A closer look at the camp housing thousands of Afghan refugees in New Mexico

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At Holloman Air Force Base in New Mexico, a village has been built to house up to 5,000 Afghan refugees.

KOB 4’s Ryan Laughlin spent most of the day touring the Aman Omid Village, which translates to the Peace and Hope Village.

At the end of August, the space was empty with just a concrete pad for hot air balloons to launch. Now, it’s a fully functioning camp with around 4,400 Afghan refugees living there. Half of the refugees are children.

The families have their own living quarters and each family was given a cell phone. There are trailers for bathrooms, water tanks providing running water for showers, and a dining hall.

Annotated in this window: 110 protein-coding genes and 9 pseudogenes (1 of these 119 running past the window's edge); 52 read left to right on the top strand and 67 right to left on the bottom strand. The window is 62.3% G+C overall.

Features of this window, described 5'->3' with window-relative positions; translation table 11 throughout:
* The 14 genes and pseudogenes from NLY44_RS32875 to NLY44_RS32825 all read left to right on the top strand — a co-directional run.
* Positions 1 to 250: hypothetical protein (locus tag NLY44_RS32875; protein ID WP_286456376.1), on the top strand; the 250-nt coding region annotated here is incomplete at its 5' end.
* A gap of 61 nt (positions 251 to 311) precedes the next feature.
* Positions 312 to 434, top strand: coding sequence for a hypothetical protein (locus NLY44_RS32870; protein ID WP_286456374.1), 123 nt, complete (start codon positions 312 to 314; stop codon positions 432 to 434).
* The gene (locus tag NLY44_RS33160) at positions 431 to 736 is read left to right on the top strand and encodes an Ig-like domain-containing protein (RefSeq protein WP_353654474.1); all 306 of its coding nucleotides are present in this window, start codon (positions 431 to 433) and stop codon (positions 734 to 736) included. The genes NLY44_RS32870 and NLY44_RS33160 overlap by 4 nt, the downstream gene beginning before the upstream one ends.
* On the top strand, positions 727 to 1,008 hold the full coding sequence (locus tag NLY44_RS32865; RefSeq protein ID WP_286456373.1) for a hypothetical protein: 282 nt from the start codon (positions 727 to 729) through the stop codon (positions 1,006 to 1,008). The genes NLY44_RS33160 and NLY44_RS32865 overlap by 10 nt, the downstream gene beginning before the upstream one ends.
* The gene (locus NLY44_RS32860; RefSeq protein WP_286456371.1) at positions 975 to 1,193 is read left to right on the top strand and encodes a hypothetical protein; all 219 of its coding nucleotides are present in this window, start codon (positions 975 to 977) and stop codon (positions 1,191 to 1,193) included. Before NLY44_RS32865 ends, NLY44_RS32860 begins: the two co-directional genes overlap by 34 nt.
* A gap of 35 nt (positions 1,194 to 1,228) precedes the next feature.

Every adult refugee at the camp has been vaccinated. Not only were they given the COVID-19 vaccine, but all CDC-recommended vaccinations.

The Department of Homeland Security was responsible for security, screening and vetting the refugees.

To date, Holloman Air Force Base has received 7,100 Afghan refugees and 2,400 have already been resettled in places all across the country. The people at Aman Omid Village do not leave the village – they do everything in the village that’s been built for them, which is about one square mile.

"We are this generation’s Ellis Island," said Col. Curtis Velasquez with the U.S. Air Force. "Many of them were in a survival type of mode. We want to transition our guests from surviving to thriving here."

Some of the families have been living at the camp for two weeks, while other families have been there for close to two months.

There are still 52,000 Afghan refugees nationwide waiting to be resettled – that’s more people than the population of Roswell.